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Economy in Brief

U.S. Nonfarm Payrolls Grow Moderately As Jobless Rate Falls
by Tom Moeller December 2, 2011

The labor market continued its moderate improvement during November. Nonfarm payrolls grew 120,000 and the prior two months were revised up. Consensus expectations had been for a 125,000 increase in jobs last month. Despite the gains, these increases are still modest by the standards of past economic recoveries. Moreover, they remain weaker than the increases from February-to-April of this year. The unemployment rate fell sharply to 8.6%, the lowest level since March, 2009. Consensus expectations were for a 9.0% rate last month.

From the establishment survey, nonfarm payrolls increased 120,000 during November. The rise followed gains of 100,000 and 210,000 in October and September, revised from 80,000 and 158,000. Continuing to lead job growth was the private service sector where payrolls rose 146,000 (1.7% y/y). Retail jobs increased 49,800 (12.6% y/y). Professional & business services rose 33,000 (3.1% y/y), of which temporary jobs rose 22,300 (7.8% y/y). Education & health services also rose another, firm 27,000 (2.1% y/y) and leisure & hospitality jobs grew 22,000 (1.9% y/y). A 4,000 (-2.0% y/y) worker decline in information jobs offset these increases somewhat. Factory sector jobs ticked up 2,000 (1.8% y/y) while construction employment fell 12,000 (+0.3% y/y) held back by another decline in nondurables. Efforts to reduce budget deficits lowered government sector payrolls. The total number of public sector jobs dropped 20,000 (-1.4% y/y) led by an 11,000 (-1.3% y/y) decline in local, a 5,000 decline in state (-1.4% y/y) and a 4,000 drop in federal (-0.9% y/y) employment.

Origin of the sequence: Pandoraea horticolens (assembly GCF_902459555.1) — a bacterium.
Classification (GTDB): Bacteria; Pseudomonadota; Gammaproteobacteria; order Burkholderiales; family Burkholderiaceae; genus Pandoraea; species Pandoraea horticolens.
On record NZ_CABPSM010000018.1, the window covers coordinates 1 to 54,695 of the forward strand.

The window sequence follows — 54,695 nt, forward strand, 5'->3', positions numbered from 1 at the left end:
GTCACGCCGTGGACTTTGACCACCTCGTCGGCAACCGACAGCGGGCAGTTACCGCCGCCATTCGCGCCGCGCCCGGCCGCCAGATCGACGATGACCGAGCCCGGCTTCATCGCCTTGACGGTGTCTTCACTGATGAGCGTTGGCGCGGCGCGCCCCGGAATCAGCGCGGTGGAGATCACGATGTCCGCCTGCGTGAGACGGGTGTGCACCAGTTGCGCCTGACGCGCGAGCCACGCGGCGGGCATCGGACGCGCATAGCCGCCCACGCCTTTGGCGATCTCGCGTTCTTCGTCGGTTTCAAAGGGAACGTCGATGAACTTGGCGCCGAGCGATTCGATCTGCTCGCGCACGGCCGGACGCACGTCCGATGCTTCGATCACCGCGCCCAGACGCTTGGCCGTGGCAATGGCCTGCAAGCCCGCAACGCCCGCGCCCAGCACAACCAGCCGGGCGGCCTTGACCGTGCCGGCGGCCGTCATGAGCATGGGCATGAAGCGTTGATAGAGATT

The length of the workweek remained at 34.3 hours; thus, the index of aggregate hours rose just 0.1% for the second month. For Q4 so far, the index is up at a 1.9% annual rate from Q3.

Overall, 60.7% of industries added jobs during November and 61.4% increased employment during the last six months. The breath of job gain has been far lower in the factory sector where just 51.9% raised employment over the last month but 59.3% have during the last six.

Average hourly earnings ticked up just 0.1% (1.6% y/y). In goods producing industries, earnings rose 1.5% y/y while in private service industries they rose 1.6% y/y. Education & health service industries led the gain with a 2.4% y/y increase and information services also posted a strong 1.9% y/y rise.

From the household survey, the unemployment rate slipped to 8.6% reflecting a 278,000 increase (1.2% y/y) in employment and a 315,000 decline (-0.0% y/y) in the labor force. The overall unemployment rate including marginally attached workers and those working part time for economic reasons fell to 15.6%, down from its high two years ago of 17.4%. The average duration of unemployment rose to 40.9 weeks. Within the labor force, the number of individuals not included who currently want a job rose 5.6% y/y.

The figures referenced above are available in Haver's USECON database. Additional detail can be found in the LABOR and in the EMPL databases. The expectation figures are from Action Economics and are in the AS1REPNA database.

Employment: (M/M Chg., 000s) Nov Oct Sep Y/Y 2010 2009 2008
Payroll Employment 120 100 210 1.2% -0.7% -4.4% -0.6%
    Previous -- 80 158 -- -- -- --
 Manufacturing 2 6 -1 1.8 -2.7 -11.6 -3.4
 Construction -12 -15 31 0.3 -8.1 -16.0 -6.1
 Private Service Producing 146 121 184 1.7 -0.1 -3.5 -0.2
 Government -20 -17 -10 -1.2 -0.3 0.3 1.3
Average Weekly Hours 34.3 34.3 34.3 34.2
(Nov.'10)
34.1 33.9 34.5
Average Hourly Earnings (%) 0.1 0.2 0.1 1.6 2.4 3.0 3.8
Unemployment Rate(%) 8.6 9.0 9.1 9.7
(Nov.'10)
9.6 9.3 5.8
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